ID guides to lichens and mosses published

New keys to more than 50 species of mosses and lichens most commonly found growing on fruit trees have been released today.

The fully-illustrated guides, developed by OPAL East of England in collaboration with the Field Studies Council, cover species local to eastern England, but many are also found throughout the UK.

Fruit trees with lichens growing on the branchesOrchards are recognised biodiversity hotspots and the guides aim to help orchard owners, amateur naturalists and experts to identify and record the changes in biodiversity in their area.

Lichen diversity was devastated by the pollution of the Industrial Revolution but is now recovering and OPAL scientists are encouraging people to study and record the spread of these organisms.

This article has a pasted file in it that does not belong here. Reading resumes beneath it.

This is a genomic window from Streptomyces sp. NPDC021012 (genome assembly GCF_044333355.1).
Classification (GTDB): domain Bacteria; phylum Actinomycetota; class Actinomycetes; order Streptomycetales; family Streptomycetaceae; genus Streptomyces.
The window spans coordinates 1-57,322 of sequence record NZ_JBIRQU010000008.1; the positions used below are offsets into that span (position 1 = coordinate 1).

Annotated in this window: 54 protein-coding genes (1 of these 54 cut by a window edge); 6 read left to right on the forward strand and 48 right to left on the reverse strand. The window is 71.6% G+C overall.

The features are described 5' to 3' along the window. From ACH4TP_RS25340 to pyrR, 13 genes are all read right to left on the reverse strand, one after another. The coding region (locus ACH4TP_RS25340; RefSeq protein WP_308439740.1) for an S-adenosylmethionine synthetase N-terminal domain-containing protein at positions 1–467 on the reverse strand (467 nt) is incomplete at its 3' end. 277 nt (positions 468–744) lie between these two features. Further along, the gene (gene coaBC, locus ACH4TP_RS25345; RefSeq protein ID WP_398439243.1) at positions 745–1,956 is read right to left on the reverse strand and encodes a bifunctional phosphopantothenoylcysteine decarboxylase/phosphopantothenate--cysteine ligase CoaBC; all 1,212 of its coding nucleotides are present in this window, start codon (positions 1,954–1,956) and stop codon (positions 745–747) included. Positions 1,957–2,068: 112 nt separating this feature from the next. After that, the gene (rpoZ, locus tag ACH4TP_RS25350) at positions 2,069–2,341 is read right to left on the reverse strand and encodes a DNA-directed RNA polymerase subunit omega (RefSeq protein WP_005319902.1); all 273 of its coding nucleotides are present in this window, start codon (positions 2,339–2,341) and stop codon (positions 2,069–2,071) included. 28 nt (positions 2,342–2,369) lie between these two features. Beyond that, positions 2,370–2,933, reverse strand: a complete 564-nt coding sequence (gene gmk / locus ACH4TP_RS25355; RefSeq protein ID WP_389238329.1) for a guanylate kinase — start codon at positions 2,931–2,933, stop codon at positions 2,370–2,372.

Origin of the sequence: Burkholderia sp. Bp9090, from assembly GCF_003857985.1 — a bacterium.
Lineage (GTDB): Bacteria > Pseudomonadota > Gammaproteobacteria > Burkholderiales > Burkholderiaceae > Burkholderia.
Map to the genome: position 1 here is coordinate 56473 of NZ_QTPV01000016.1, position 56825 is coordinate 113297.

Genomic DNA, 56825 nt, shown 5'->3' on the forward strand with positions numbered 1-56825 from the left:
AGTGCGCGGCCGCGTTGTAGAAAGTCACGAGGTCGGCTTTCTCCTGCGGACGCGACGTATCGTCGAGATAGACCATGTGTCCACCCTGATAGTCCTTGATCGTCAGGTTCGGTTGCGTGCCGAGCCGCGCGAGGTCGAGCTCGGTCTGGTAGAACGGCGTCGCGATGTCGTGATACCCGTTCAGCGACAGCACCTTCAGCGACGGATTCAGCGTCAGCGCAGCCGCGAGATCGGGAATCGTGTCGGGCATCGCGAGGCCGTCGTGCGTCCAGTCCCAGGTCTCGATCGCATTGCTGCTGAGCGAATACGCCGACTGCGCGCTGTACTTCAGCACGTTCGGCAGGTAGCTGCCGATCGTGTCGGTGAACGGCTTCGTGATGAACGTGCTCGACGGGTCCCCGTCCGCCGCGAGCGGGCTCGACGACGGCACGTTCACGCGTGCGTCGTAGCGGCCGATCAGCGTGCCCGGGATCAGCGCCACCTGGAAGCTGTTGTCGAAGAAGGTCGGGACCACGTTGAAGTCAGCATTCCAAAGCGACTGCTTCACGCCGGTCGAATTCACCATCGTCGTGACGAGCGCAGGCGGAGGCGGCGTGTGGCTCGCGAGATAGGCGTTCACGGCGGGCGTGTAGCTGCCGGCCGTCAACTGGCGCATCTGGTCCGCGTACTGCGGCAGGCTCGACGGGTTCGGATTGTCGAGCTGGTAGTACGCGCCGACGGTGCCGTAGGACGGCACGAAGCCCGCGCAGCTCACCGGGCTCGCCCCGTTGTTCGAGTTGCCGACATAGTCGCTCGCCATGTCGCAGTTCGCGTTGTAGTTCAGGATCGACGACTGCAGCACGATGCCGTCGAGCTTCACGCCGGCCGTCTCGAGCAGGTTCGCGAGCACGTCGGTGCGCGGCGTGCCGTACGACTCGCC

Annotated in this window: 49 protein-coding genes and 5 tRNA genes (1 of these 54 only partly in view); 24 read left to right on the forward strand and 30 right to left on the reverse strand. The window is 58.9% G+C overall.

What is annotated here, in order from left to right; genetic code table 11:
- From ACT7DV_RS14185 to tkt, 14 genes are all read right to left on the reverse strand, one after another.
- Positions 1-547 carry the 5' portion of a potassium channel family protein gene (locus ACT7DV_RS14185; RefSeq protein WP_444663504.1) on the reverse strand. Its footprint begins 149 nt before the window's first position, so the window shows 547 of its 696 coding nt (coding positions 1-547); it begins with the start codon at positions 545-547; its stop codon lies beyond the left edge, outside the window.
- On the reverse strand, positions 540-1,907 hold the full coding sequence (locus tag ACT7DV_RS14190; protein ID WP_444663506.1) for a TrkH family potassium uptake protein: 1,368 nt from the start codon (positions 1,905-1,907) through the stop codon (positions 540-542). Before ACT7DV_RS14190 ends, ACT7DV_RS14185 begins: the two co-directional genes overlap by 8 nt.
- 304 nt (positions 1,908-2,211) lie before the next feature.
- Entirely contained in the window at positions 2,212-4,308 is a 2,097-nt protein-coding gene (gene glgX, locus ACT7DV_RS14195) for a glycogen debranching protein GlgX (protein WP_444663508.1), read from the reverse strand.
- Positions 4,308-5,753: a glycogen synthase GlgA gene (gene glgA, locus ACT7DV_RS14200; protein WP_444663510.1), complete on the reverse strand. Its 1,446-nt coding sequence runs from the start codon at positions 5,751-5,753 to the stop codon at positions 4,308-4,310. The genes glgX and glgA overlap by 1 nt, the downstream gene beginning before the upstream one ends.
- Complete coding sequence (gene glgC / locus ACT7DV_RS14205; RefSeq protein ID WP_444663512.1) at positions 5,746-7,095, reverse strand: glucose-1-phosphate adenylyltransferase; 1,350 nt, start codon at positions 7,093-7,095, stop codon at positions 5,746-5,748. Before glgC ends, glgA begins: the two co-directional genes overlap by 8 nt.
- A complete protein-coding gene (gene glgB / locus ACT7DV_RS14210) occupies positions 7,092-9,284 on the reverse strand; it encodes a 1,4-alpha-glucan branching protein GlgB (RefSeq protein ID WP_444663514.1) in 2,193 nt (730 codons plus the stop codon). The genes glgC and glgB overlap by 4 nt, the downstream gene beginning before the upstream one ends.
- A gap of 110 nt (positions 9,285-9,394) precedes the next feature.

“There has been a spectacular re-colonisation by lichens,” said OPAL East of England community scientist Helene Coleman. “Some of the lichens involved in this re-colonisation have only recently been described and they are new to science.

"A great deal of useful recording can be performed by amateur lichenologists.”

For a limited time, free printed copies are available for distribution to you, your nature group or your school.